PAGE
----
Yokosuka sailors bid fond farewell to USS Vincennes before its final voyage
April 7, 2005
(Click on thumbnail image to view larger version of photo)John L. Beeman / Courtesy of U.S. NavyOfficers salute as the national anthem is played for the parading of the colors at a decommissioning ceremony Tuesday for the USS Vincennes in Yokosuka, Japan.John L. Beeman / Courtesy of U.S. NavyUSS Vincennes stands in full dress at the Dock Master Pier of Commander Fleet Activities Yokosuka, Japan, for its decommissioning.John L. Beeman / Courtesy of U.S. NavyUSS Vincennes crew members stand in front of a row of state flags adorning the Dock Master Pier of Commander Fleet Activities Yokosuka. John L. Beeman / Courtesy of U.S. Navy Rear Adm. James D. Kelly, commander, Carrier Group Five, addresses crew members and other visitors at the decommissioning ceremony.Hana Kusumoto / S&SSailors await the USS Vincennes' farewell ceremony on Tuesday at Yokosuka.Hana Kusumoto / S&SCmdr. Mark J. Englebert reflects on the highlights of his tour on the USS Vincennes.Hana Kusumoto / S&SRear Adm. James D. Kelly, commander of Carrier Strike Group 5, congratulates USS Vincennes' skipper, Cmdr. Mark J. Englebert, during the ship's farewell celebration Tuesday. At left is Chaplain Lt. Robert Jones, who gave the invocation.John L. Beeman / Courtesy of U.S. NavyUSS Vincennes
YOKOSUKA NAVAL BASE, Japan — On one of its last days at a Yokosuka pier, the cruiser USS Vincennes crew stood by for one of the last ceremonies the ship ever will see.
Tuesday, two days before it was scheduled to depart, commanders of the ship, its destroyer squadron and strike group toasted its successes and achievements while based at Yokosuka.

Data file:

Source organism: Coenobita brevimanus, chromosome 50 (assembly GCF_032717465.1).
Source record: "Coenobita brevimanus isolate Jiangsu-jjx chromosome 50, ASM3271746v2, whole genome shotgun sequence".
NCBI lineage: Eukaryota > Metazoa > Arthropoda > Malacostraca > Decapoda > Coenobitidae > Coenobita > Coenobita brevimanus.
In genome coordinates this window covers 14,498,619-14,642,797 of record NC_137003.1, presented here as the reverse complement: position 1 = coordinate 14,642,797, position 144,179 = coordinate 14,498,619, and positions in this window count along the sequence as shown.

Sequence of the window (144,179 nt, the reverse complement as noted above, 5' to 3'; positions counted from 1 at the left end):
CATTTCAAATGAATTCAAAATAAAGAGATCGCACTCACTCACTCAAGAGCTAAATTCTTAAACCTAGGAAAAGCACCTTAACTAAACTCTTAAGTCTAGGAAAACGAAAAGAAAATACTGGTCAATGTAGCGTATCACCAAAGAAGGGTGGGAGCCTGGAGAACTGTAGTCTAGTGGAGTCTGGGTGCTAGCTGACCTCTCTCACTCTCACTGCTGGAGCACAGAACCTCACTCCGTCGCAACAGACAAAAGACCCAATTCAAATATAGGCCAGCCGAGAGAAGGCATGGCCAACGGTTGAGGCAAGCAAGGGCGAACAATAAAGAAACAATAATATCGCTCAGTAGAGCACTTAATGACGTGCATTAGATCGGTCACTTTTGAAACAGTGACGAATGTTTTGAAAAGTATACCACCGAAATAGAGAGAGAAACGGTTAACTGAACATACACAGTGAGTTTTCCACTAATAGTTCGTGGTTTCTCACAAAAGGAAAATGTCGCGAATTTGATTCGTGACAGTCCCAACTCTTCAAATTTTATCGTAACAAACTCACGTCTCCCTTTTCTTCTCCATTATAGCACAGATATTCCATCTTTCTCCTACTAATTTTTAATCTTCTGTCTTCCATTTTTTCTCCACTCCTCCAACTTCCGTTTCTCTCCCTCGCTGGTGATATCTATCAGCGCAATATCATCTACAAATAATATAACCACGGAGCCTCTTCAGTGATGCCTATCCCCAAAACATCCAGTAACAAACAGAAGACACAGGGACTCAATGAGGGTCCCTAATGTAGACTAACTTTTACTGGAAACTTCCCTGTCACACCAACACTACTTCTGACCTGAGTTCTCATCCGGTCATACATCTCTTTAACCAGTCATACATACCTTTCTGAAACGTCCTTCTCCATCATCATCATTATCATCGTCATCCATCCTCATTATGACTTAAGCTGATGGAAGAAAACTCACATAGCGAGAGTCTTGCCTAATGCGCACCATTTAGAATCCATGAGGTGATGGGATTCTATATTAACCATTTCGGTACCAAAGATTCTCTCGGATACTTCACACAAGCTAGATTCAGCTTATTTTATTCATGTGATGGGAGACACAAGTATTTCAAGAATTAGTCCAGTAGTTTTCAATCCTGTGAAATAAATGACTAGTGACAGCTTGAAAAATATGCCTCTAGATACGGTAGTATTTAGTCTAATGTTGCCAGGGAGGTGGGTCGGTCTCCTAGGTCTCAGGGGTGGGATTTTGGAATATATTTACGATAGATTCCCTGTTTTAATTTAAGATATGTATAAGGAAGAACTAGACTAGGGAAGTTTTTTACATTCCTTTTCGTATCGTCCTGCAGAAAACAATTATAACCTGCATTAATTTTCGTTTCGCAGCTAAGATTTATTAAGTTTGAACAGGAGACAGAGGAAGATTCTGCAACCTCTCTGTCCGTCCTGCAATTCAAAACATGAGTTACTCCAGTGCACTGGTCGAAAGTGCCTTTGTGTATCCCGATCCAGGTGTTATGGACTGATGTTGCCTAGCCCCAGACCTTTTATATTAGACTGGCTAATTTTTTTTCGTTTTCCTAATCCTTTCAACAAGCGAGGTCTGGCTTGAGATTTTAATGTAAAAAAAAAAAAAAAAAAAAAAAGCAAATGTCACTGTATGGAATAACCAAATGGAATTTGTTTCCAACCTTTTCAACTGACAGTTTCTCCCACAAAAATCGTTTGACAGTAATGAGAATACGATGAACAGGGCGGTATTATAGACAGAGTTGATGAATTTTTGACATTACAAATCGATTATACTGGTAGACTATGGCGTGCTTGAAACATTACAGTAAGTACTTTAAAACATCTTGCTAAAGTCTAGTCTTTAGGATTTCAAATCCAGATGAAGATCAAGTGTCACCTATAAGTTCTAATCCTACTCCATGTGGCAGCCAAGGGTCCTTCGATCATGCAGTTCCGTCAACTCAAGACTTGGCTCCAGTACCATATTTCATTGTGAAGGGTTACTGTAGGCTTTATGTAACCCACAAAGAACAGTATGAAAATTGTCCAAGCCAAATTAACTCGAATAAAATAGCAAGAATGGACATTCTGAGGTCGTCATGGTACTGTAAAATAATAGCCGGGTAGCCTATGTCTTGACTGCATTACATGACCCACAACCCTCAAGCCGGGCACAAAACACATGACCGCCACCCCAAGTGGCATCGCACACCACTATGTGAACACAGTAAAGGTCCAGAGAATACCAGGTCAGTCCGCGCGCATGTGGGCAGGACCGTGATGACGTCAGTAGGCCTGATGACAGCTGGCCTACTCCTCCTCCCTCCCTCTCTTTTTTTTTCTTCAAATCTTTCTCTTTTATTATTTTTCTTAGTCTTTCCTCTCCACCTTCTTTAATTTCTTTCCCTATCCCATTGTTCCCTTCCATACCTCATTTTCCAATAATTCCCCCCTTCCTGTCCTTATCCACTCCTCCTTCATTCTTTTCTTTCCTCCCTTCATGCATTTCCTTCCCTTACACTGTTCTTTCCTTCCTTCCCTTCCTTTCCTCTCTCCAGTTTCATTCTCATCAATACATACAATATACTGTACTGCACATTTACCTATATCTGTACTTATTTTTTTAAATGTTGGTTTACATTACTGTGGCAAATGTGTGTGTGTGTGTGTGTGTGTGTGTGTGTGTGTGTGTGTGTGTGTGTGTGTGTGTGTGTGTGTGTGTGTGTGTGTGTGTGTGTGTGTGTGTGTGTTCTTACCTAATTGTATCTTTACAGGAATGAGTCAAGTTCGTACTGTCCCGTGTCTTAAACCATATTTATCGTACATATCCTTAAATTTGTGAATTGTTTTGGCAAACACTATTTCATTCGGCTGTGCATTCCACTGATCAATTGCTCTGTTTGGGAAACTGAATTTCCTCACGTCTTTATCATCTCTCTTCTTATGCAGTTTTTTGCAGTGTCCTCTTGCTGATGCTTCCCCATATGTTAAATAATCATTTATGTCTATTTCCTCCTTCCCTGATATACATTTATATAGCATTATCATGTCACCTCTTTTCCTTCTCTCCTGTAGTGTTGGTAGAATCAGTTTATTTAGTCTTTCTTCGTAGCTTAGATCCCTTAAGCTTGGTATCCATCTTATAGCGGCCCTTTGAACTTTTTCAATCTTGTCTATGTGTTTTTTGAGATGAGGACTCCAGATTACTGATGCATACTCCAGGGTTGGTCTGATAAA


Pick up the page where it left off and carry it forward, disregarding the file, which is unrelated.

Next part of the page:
The Vincennes is to travel to Hawaii to pick up friends and family for its last voyage back to California, where it’s to be decommissioned this summer after two decades of service and eight years in Yokosuka.
“Today’s ceremony is our chance to say goodbye,” said Cmdr. Mark J. Englebert, the ship’s commander.
Capt. Samuel Perez Jr., a former Vincennes commander who now leads Destroyer Squadron 15, which includes Vincennes, said, “Vincennes and Team 49 were always there when I needed her.”
The ship, his flagship, sailed more and shot more ammunition last year than any other ship in the squadron, he said.
Perez recalled the best and worst of the Vincennes. The ship is top-heavy and lists to starboard but, he said, is as graceful as Grace Kelly dancing with Fred Astaire.
“Cmdr. Englebert, you are the very last of us to hear: ‘Vincennes arriving.’ I don’t envy that task,” he said, referring to the Navy’s way of announcing a commanding officer’s arrival.
Carrier Strike Group 5 commander Rear Adm. James K. Kelly recalled once when weather kept helicopters from flying, forcing him to remain aboard. Despite 16-foot waves, the ship stayed strong. “I’ve never had so much fun on a ship overnight,” he said.
And although several on the Vincennes were arrested in 2004 after a drug investigation, the crew showed its strength by helping to flush out the offenders, Kelly said, and helping the Navy revamp drug-detection efforts.
About the vessel itself, he said, “What a shame we are taking it home for decommissioning.”
Englebert thanked Yokosuka’s port engineer and ship repair facility supervisor for keeping the ship in shape and the family support group members and ombudsman for being the link between the Vincennes and its sailors’ families.
The crew prepared for the ceremony for days, painting decks and festooning the rails with red, white and blue bunting.
Petty Officer 3rd Class Stevie Greenway, a navigation department quartermaster, was one of three sailors who tied about 800 feet of bunting to the ship’s rails.
“It was difficult, the wind was a factor,” he said, but added, “You only commission or decommission once a career. It was a team effort. But it’s worth it to see this kind of thing.”
Petty Officer 1st Class Charles Cut- right, a culinary specialist and the food-service division’s lead petty officer, had the honor of decorating the celebratory cake with a hand-drawn map of Japan.
In four years aboard, he’s prepared for many receptions. This might be among the last.
The final decommissioning party in San Diego likely will be catered, he said, to manage the hundreds of former Vincennes sailors expected.
Cutright said he’s not terribly sad to leave his ship, but the crew’s a different story: “I’ll be sad to see my guys go.”
Kelly also bid farewell to them. “You are what makes Vincennes rock,” he said. “There is no better crew on this waterfront.”